I love Neha’s writing style. She is always positive, inclusive, forgiving.
You know I struggle with this. I struggle, because over the past ten years I talked to hundreds and hundreds of optometrists all over the world. I have a bit of a chip on my shoulder about the profession.
Some optometrists are great. Behavioral optometrists in particular, hats off. These guys really try to help.
But then there is the mainstream. The range there goes from casual ignorance to derisive condescension. “You are not in the club! You have no say in the matter of eyesight treatment! Shut up, buy these glasses!”
I really don’t like those guys. And you probably don’t either.
What brings this up is a recent comment by Kim, on one of the recently posted articles. Here is what Kim says about her optometrist experience:
I actually asked my optometrist about lens induced myopia, and I was in utter disbelief by the end of the appointment.
I told him about how I read about lens induced myopia, and how I have been reading from some papers written by ph.d students on how wearing glasses that are meant to see far for close up work was bad.
He told me that everything I said was true. I have been going to him since I was a child, so I asked him why didn’t he prescribed me differential prescriptions instead or tell me about any of this the last 15 or so years. He chuckled and told me that it was too late for me now, and that the rehab only works for kids and teenagers. I was 10 years old when I started going to him for glasses!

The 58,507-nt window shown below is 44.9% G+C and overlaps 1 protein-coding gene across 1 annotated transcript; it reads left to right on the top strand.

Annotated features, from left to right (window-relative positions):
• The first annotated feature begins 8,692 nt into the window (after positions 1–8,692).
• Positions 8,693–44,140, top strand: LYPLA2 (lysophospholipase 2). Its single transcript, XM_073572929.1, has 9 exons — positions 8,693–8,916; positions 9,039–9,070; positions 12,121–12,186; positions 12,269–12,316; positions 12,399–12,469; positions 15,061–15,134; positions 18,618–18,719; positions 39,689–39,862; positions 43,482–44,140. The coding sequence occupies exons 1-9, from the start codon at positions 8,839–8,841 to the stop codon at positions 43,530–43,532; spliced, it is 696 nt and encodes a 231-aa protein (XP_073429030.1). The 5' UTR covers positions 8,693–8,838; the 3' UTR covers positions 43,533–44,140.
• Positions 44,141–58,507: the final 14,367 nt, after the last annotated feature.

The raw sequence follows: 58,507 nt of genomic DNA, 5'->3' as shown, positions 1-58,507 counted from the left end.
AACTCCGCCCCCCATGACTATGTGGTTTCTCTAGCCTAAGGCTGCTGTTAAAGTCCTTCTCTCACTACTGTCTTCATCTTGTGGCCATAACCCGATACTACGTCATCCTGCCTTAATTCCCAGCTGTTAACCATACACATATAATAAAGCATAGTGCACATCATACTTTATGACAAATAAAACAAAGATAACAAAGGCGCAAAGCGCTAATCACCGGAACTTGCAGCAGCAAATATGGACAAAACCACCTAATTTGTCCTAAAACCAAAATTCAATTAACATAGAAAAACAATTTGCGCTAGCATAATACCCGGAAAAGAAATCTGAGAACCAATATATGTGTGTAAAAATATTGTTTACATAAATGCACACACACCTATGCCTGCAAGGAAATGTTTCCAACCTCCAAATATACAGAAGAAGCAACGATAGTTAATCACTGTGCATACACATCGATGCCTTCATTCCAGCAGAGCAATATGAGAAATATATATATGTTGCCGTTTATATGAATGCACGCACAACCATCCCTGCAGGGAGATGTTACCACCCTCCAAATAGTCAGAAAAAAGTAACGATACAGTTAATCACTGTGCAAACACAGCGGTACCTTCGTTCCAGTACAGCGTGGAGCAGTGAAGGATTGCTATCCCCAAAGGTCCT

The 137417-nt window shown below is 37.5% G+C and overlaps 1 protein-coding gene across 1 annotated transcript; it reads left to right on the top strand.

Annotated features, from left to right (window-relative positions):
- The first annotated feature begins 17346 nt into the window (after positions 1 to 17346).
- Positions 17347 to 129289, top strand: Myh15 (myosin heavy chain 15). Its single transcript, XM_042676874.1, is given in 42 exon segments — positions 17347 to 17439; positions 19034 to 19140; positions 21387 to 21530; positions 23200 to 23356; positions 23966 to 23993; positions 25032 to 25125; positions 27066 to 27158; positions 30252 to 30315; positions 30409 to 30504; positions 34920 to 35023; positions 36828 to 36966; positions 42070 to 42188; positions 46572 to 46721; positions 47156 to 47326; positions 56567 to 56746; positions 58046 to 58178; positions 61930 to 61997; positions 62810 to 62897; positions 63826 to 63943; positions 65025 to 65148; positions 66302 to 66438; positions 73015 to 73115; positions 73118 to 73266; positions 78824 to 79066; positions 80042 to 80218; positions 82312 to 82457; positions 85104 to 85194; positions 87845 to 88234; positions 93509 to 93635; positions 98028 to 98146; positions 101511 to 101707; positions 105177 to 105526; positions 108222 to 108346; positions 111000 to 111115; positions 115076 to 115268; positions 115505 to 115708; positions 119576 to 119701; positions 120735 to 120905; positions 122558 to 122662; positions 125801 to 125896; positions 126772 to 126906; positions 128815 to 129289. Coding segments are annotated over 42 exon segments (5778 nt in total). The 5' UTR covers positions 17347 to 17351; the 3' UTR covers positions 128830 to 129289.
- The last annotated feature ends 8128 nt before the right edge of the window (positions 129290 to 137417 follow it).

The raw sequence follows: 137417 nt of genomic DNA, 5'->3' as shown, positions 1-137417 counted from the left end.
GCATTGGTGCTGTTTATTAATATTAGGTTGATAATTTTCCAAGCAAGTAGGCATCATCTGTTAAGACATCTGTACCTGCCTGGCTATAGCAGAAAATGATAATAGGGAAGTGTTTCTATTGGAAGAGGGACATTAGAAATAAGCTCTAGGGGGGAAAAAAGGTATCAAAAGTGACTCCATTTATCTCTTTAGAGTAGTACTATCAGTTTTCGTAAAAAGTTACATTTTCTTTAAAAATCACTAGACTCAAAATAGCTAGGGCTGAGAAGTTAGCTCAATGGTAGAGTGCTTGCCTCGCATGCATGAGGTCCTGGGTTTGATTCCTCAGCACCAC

I was a month into this rehab before I went to him to check on my eyesight. His tests verified that my left eye improved by 0.5 diopter and my right eye improved by 0.25 at that time. I told him about the active focus/pulling I have been doing, but he disregarded that as the reason why my eyes improved.”
Hmm. Deep breath.
Let’s be honest. Most people want a quick fix.
Even if we had prevention talks with every myope, optometrists would still sell lots and lots of 20/10 prescriptions.
But also, we are the customer. We have to suffer the consequences.
We should be allowed to know what happens to our eyes, when we put them behind those glasses. And most of all, we should be allowed to take a lower prescription, if we don’t want that sight destroying huge minus lens.
Just realize that when you walk into that optometrist franchise, it’s just like walking into a McDonalds.
Quick fix, long term consequences.
In a state of huff-ness,
– Jake Steiner